In the past few years, measurement has quickly evolved from a “nice to have” to a “must have” for nonprofits. Government agencies, foundations, and private donors have been demanding answers to the question: Did that program make a difference?
In times of financial turmoil, government funds for nonprofit work are particularly scarce, and we expect continued belt-tightening in the coming months. Domestic discretionary spending is slated to be cut by 5.3 percent this year, and the Congressional Budget Office estimates that reductions from the sequester will grow larger in the coming years.
That means demonstrating results is increasingly critical for nonprofits trying to secure state and federal funds. In many states, such as Washington and Illinois, governments are supporting only those groups whose programs are making a substantial contribution toward state goals. As the Illinois Office of Management and Budget Web Site says, the state will “end the automatic funding of programs” and will support “only those programs that can demonstrate effectiveness and help the state achieve its stated outcomes and goals.”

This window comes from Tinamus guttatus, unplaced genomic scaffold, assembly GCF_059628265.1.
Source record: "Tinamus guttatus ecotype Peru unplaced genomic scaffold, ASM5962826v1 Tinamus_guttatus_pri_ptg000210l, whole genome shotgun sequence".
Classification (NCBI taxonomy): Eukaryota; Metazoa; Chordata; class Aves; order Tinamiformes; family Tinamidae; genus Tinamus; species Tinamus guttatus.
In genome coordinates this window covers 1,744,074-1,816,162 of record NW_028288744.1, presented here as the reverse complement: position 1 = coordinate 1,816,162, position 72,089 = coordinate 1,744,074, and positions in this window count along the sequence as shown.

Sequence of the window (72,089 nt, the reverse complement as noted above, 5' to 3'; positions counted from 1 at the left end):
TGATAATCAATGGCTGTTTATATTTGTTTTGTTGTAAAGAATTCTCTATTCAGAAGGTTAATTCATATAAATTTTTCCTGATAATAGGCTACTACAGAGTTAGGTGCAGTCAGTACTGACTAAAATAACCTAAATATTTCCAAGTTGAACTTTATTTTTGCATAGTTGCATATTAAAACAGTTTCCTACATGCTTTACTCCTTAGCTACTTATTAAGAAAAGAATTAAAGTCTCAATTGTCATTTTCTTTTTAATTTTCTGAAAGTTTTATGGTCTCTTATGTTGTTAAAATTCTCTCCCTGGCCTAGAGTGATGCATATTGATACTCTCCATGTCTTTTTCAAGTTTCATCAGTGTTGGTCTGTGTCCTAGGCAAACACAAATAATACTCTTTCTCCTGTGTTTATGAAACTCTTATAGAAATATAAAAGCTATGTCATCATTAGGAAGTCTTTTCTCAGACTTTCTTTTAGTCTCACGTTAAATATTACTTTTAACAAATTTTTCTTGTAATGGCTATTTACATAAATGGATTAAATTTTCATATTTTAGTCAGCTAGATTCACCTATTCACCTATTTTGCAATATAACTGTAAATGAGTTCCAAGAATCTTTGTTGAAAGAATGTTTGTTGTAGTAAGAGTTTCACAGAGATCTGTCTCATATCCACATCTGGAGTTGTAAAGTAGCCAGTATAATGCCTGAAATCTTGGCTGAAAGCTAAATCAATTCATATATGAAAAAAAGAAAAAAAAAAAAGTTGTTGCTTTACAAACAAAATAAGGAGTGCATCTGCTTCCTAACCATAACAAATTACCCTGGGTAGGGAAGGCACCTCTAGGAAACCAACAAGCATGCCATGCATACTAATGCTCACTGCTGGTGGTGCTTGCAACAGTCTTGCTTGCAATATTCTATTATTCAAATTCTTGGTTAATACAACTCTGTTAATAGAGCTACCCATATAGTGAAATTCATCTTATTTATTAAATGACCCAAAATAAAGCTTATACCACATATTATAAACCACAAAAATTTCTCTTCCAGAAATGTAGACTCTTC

In light of these pressures, here are some tips to help nonprofits show their worth.
Don’t just count things produced, track progress. Show donors that your organization is doing what it set out to do. So in the case of a program seeking to improve college readiness for at-risk youths, don’t just count the number of students in the program and how much school material was provided. Instead, identify the level of student engagement, student retention rates, and improved academic achievement.
Track finances in a way that shows value. Line item budgeting—which shows how much money was spent on individual expenses, such as meeting space, papers, pencils, and books--focuses on preventing waste but doesn’t give any meaningful insights about the power of those investments.
A more useful kind of analysis would be to connect areas of spending with their relative importance in helping your organization achieve its mission. For example, to a supporter, a conference may seem like a big expense that could easily be eliminated. But if that conference has been a powerful tool to engage students, recognize and calculate its value.
Don’t wait. Start measuring now. Instead of waiting for grant makers or government agencies to ask you for measurements, start using reporting and analysis to improve programs now.
Part of the reason for tracking your progress against your goals is having the right information and analysis at the appropriate time so you can adjust programs as you go to get better results.
What has your organization done to show its programs are making progress?